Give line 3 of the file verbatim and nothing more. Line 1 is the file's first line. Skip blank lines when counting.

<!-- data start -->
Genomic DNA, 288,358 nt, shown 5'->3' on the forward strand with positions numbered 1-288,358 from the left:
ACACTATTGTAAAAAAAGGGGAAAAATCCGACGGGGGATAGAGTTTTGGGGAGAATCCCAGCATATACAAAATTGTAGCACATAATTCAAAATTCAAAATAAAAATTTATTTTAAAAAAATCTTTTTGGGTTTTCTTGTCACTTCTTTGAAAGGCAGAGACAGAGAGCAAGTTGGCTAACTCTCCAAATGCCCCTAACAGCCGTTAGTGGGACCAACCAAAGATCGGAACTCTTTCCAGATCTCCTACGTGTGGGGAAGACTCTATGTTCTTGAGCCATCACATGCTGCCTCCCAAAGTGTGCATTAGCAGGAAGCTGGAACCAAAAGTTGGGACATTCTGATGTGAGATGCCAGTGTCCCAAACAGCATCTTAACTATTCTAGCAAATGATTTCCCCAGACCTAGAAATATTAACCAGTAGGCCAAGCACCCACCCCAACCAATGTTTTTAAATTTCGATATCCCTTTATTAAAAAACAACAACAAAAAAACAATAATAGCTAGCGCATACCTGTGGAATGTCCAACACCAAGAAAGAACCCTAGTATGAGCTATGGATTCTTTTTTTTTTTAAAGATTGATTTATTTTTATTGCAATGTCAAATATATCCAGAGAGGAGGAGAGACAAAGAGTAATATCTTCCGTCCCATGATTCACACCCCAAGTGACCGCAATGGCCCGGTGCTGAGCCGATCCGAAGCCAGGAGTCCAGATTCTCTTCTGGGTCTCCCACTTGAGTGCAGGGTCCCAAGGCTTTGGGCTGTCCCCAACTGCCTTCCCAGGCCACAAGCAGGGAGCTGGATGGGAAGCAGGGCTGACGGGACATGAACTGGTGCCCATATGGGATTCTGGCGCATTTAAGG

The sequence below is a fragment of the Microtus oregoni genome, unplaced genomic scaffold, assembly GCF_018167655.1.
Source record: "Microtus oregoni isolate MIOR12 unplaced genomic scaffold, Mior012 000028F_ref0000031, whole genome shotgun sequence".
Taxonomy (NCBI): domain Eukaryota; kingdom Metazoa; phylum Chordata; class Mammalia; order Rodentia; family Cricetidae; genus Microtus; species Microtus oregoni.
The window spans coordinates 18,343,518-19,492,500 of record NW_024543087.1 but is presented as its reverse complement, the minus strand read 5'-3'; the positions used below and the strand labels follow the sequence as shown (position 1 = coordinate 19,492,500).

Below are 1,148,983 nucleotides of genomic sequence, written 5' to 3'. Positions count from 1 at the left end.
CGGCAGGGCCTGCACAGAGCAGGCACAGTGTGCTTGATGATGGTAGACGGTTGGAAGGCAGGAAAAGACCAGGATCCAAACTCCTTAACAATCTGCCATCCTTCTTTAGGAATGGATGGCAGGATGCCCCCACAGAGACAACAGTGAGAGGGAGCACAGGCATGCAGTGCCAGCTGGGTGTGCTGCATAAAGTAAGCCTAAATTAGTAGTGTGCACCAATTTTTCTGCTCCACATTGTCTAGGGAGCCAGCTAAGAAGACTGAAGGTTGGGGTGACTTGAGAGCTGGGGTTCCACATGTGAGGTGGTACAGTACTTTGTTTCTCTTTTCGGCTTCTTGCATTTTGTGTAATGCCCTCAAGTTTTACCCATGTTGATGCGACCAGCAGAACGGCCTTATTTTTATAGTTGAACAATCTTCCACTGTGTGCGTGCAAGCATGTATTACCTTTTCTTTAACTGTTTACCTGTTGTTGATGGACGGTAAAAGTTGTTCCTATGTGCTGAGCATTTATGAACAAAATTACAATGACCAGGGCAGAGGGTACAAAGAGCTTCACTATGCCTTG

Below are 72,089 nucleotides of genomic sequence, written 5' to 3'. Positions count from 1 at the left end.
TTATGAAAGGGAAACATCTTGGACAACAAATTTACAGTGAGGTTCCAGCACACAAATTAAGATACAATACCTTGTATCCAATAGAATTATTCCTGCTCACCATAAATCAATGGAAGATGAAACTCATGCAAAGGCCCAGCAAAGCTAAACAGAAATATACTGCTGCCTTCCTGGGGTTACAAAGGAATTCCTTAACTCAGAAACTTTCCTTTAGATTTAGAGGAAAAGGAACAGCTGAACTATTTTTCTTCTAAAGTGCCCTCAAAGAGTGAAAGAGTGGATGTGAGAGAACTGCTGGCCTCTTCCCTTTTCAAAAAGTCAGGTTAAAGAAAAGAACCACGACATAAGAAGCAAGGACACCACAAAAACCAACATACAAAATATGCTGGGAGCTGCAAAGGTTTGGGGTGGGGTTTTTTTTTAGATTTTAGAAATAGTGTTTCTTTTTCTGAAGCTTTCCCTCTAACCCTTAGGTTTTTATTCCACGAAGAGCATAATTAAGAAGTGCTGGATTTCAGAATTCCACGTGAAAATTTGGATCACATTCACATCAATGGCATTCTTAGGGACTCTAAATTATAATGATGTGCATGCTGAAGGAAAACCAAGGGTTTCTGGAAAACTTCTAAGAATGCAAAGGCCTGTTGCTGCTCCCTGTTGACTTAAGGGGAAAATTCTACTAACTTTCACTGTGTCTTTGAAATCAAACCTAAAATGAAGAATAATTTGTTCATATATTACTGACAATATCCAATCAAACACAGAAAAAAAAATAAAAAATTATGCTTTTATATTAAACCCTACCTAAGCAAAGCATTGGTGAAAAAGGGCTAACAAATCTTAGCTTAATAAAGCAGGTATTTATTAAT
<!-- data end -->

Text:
The sequence below is a fragment of the Microtus oregoni genome, unplaced genomic scaffold, assembly GCF_018167655.1.